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Equipment Discussions >> Observatories

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Tom Clark
professor emeritus
*****

Reged: 11/14/07

Loc: North of Deming, NM
Building a 24' Dome
      #5435774 - 09/23/12 09:59 AM Attachment (364 downloads)

"Astronomers who enjoy observing or imaging all share one need in common - dark skies! Of course you can try to enjoy astronomy from nearly anywhere, but the one thing that will enhance your results more than anything is the best skies from which to observe.

After nearly 30 years in this hobby, we have learned a lot. Equipment comes and goes. Our first telescope has morphed itself into the 20th. Many sets of eyepieces have graced our eyepiece boxes over the years. However, the ultimate question is still not answered. Where is the best place to observe from?"

The search for a new astronomy home was started in a post on CN in June of 2010.

By the following year we had discovered our new home, purchased the property, and started the big job of moving our home and observatory to New Mexico, under some of the best skies in the country, where you can expect 300 clear nights a year, unbelievable transparency, , decent temperatures, and great seeing. A second thread on CN talked about our findings of locating the new home.

We had lived for 40 years in Florida, but sold our place at the Chiefland Astronomy Village in February of 2012, and by March the move west started.

We now are living at The New Mexico Astronomy Village, a brand new place just starting out. Already five astronomy families have purchased land, and before long more astronomers will be moving here and building their own observatories. There is already one 24x24' roll off next to us, with more planned before long.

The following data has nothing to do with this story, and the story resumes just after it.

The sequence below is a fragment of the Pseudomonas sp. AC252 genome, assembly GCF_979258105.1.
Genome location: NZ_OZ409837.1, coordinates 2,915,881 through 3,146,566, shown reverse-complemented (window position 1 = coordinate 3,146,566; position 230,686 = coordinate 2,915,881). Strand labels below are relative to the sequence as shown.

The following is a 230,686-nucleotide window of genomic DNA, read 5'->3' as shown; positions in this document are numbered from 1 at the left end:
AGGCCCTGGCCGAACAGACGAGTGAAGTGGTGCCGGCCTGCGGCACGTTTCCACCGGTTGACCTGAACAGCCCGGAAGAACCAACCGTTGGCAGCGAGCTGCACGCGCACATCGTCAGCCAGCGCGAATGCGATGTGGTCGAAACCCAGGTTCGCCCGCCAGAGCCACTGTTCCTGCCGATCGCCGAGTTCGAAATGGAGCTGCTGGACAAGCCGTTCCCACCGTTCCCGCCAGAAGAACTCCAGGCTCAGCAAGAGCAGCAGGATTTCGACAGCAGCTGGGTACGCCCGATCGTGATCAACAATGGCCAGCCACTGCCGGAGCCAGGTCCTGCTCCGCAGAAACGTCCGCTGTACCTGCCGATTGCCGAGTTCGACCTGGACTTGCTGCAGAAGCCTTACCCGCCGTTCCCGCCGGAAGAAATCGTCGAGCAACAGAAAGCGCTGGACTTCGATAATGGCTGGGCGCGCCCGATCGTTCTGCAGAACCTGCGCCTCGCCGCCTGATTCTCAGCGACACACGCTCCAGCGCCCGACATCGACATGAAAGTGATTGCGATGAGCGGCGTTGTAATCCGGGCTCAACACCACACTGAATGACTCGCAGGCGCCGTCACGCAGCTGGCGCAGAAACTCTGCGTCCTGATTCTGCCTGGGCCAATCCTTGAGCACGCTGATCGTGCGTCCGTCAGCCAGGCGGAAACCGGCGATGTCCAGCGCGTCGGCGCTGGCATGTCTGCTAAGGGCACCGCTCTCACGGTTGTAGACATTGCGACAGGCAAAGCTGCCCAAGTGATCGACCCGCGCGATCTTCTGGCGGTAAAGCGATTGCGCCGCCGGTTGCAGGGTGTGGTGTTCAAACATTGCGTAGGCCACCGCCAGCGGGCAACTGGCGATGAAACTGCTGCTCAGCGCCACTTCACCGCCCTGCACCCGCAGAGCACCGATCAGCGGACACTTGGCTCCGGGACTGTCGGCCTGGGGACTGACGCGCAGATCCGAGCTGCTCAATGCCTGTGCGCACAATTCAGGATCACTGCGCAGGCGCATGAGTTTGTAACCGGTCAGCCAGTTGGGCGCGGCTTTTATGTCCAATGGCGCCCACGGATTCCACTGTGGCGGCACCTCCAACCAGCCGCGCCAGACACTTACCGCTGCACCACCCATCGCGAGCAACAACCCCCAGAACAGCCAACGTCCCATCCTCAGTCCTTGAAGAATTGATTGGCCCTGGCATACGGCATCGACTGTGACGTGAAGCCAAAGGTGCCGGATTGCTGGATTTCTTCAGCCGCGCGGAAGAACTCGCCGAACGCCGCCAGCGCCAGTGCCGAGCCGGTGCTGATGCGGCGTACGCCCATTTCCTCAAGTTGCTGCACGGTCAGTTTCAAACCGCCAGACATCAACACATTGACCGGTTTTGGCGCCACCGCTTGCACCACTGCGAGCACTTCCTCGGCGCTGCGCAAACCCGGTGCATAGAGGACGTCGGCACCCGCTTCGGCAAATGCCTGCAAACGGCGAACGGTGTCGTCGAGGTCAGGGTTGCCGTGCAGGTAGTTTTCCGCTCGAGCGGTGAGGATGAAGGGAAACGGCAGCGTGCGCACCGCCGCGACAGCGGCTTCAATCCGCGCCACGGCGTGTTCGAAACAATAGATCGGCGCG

After getting the basics finished, there is now time to start the build of our new home for our 42" driven Dobsonian, affectionally known as the Beast - mainly because it weighs 1600 pounds, and when struggling to build it it earned that name. Lots of photos will be posted on a page on my web site as construction continues, so if you want to learn how to build a fiberglassed wooden dome, you might want to check it out now and then. Jeannie and I expect to have the Beast back in operation in a couple of months, and are quite excited to have the big scope working under skies that are far superior to where it was for the last 10 years.

As an added benefit Mike Lockwood has the mirror in his shop for a refiguring and recoating job while the new home is being completed. We can't wait for first light, and to be able to invite friends over to share the views.

Tom Clark

Edited by Tom Clark (09/23/12 10:19 AM)


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Starman27
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Reged: 01/29/06

Loc: Illinois, Iowa
Re: Building a 24' Dome new [Re: Tom Clark]
      #5435794 - 09/23/12 10:08 AM

Can't wait to see the evolution of your new obswerving site and observatory. All the best on your build.

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roscoe
curmudgeon
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Reged: 02/04/09

Loc: NW Mass, inches from VT
Re: Building a 24' Dome new [Re: Starman27]
      #5436298 - 09/23/12 02:50 PM

How did you make the ribs? Are they strips glue-laminated to a curved form, or a series of overlapping arcs glued together? Or, do you have a really big steam box?